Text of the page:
On Canaan’s Side : Dunne Family

  • by Sebastian Barry
  • Narrated by Wanda McCaddon
  • Series: Dunne Family
  • 7 hrs and 20 mins
  • Unabridged Audiobook

Publisher's Summary

From the two-time Man Booker short-listed author of The Secret Scripture comes a magnificent new novel that is the story of the twentieth century in America.Told in the first person, as a narrative of Lilly Bere’s life over seventeen days, On Canaan’s Side opens as Lilly mourns the loss of her grandson, Bill. Lilly revisits her past, going back to the moment she was forced to flee Ireland at the end of the First World War, and continues her tale in America, a world filled with both hope and danger.At once epic and intimate, Lilly’s story unfolds as she tries to make sense of the sorrows and troubles of her life and of the people whose lives she has touched. Spanning nearly seven decades, from the Great Depression to World War II and the Vietnam War, it is the heartbreaking story of a woman whose capability to love is enormous and whose compassion, even for those who have wronged her, is astonishing. Sebastian Barry’s plays have been produced in London, Dublin, Sydney, and New York. His novel A Long, Long Way was shortlisted for the Man Booker Prize, as was The Secret Scripture, which was also a Los Angeles Times Book Prize finalist and winner of the Costa Book of the Year Award and the James Tait Black Prize for Fiction, as well as the Irish Novel of the Year. Barry lives in Wicklow, Ireland, with his wife and three children.


What the Critics Say

“On Canaan’s Side is written with vast sympathy and tenderness. Sebastian Barry’s handling of voice and cadence is masterly. His fictional universe is filled with life, quiet truth, and exquisite intimacy; it is also fully alert to the power and irony of history. In evoking Lilly Bere, he has created a most memorable character.”—(Colm Tóibín, author of the Costa Novel Award–winning Brooklyn)


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Customer Reviews

Most Helpful

Lovely and sad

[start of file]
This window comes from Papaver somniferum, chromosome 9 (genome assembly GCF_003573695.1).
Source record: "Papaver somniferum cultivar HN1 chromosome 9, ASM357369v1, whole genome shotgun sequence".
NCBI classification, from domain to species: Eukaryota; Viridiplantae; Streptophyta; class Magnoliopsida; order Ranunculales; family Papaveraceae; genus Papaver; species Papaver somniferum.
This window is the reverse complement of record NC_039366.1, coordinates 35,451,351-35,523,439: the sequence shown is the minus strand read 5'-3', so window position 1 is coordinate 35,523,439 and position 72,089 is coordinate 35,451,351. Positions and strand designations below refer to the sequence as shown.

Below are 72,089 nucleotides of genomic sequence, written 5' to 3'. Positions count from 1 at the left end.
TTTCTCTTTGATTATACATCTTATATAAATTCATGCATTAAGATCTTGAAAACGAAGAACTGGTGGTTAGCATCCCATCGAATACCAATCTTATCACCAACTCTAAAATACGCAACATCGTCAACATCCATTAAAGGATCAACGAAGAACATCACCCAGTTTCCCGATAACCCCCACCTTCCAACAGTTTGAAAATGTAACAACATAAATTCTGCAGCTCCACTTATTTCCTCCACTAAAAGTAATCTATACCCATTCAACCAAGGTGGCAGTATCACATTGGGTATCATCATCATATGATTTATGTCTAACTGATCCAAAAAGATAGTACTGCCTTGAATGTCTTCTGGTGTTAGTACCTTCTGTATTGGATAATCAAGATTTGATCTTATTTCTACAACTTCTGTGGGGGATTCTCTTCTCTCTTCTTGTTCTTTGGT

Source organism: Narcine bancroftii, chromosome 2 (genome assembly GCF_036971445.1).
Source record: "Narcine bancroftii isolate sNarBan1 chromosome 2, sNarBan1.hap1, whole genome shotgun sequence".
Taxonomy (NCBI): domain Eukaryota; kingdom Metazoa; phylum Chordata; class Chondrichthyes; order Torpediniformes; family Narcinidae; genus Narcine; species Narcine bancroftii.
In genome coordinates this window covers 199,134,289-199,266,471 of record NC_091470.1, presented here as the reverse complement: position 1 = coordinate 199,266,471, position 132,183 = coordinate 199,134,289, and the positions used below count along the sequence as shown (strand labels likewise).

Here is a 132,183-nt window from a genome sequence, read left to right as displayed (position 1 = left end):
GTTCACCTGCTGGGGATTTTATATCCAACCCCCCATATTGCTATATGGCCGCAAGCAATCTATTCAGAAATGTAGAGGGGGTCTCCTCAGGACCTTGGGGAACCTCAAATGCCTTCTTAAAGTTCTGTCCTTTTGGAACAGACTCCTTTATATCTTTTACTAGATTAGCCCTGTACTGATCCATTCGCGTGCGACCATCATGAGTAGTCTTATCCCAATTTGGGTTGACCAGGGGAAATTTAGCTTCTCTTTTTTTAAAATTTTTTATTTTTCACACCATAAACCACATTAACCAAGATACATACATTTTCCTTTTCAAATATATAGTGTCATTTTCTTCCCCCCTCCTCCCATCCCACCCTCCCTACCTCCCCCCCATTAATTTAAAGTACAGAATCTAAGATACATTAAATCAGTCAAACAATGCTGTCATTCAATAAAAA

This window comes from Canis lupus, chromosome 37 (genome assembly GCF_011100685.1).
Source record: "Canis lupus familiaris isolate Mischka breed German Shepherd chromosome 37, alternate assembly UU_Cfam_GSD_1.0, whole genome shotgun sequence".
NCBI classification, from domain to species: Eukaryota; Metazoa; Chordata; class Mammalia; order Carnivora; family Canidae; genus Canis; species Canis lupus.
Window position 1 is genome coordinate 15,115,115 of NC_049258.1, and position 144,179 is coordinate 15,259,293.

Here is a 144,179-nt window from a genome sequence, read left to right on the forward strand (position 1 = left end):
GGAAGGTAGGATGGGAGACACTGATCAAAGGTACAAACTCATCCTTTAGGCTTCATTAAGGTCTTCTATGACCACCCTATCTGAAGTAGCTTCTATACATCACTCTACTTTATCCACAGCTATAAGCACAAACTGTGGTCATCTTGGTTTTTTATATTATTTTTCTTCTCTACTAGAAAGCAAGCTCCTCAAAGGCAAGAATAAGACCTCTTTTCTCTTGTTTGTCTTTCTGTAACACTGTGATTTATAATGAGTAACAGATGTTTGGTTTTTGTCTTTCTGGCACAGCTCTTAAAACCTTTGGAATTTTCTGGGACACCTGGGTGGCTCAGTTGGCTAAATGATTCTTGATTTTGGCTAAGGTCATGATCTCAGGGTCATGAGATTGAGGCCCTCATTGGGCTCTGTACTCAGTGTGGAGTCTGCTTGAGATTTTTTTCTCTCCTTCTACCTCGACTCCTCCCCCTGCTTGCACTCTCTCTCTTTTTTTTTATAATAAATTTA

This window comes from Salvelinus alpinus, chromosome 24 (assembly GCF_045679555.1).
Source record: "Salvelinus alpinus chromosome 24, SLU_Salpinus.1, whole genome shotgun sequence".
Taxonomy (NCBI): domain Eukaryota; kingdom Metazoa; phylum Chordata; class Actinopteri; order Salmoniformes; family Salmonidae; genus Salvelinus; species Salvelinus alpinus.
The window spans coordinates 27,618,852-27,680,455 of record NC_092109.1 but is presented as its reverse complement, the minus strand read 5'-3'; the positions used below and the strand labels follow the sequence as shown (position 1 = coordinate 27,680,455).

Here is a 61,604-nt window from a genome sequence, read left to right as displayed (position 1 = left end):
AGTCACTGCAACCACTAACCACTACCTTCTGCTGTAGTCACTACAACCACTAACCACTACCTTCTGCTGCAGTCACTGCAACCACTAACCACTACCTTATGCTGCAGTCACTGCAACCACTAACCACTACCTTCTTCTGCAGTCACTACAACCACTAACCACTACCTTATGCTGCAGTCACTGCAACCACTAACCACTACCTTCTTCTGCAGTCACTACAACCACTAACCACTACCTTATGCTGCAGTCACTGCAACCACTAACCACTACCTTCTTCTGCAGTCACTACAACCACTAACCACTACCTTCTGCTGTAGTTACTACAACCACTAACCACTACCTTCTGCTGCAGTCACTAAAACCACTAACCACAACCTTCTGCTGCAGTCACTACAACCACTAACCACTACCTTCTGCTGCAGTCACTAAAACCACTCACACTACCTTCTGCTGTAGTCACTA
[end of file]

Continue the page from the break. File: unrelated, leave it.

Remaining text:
This is the voice of a nearly-90 Irishwoman describing the course of her life, mostly led in America. The narration is perfect, which is so important with a character piece like this. Lily's loses, one after the other, nearly every person, and certainly every man, she has ever loved to the various forms of violence or injustice of the 20th century, but especially to war.

It *is* a sad story, but in the nourishing way that's not just dreary. The writing is very good, very evocative, full of powerful little observations about life and a strong sense of place and love. Lily doesn't perceive herself as a tragic figure, and she certainly doesn't wallow in self-pity, so maybe that's why it leaves you with such a sense of strength. I think the author is trying to portray the personal loss of all the women of the world, especially the ordinary, working class women, that so often is overlooked in accounts of the world's big events. I ended up very moved by it.

That said it seems to start very slowly, and I wasn't sure at the beginning where it was going. There are some surprises, but this is not so much about the story. You have to stick with it, which is easy to do with this narrator. It will grow on you.
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- Laurene

Save me from men who think women exist to serve

Any additional comments?

As I read (or more precisely, listened to) Sebastian Barry’s novel, I had trouble putting my finger on just what I didn’t like about it. I did like the form of the novel, a sort of diary written by an old woman in which she looks back at her long life. I really loved the way Barry described people, for instance, a man operating a ride at an amusement park was described as someone who “hadn’t had his ears pinned down properly.” Cassie, the protagonist’s best friend, was described as a woman who would have looked good as the figurehead on the prow of a ship.

But there was an emptiness at the heart of the novel that left me cold and toward the end I figured out what it was. Barry created a female protagonist who is an idealized, impossible, saint of a woman. She is misused by every man in her life, and yet cannot stop herself from catering to their every whim and forgiving them for every wrong. This is probably Barry’s idea of the perfect mother, someone who will not mind it when the son/grandson that she has formed her life around shuts her out, disappears, ignores and shuns her. She somehow perseveres through it all with a forgiving nature that is impossible to believe. And the ending . . . I just couldn’t buy her final decision. Why she would care that much for the grandson who seems to have treated her like a short order cook and then abandoned her is never made clear. This novel is just some man’s fantasy of how a mother, or mother figure, should give up her whole existence to nurture others with no life of her own. Girls, go read something empowering and leave this on the shelf.

[I listened to this as an audio book read by Wanda McCaddon, who did a nice job].

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- Julie W. Capell "The audio books I get tend to be either 1) scifi or 2) things for my husband and me to listen to on long road trips--humor or history"

Book Details

  • Release Date: 09-08-2011
  • Publisher: Blackstone Audio, Inc.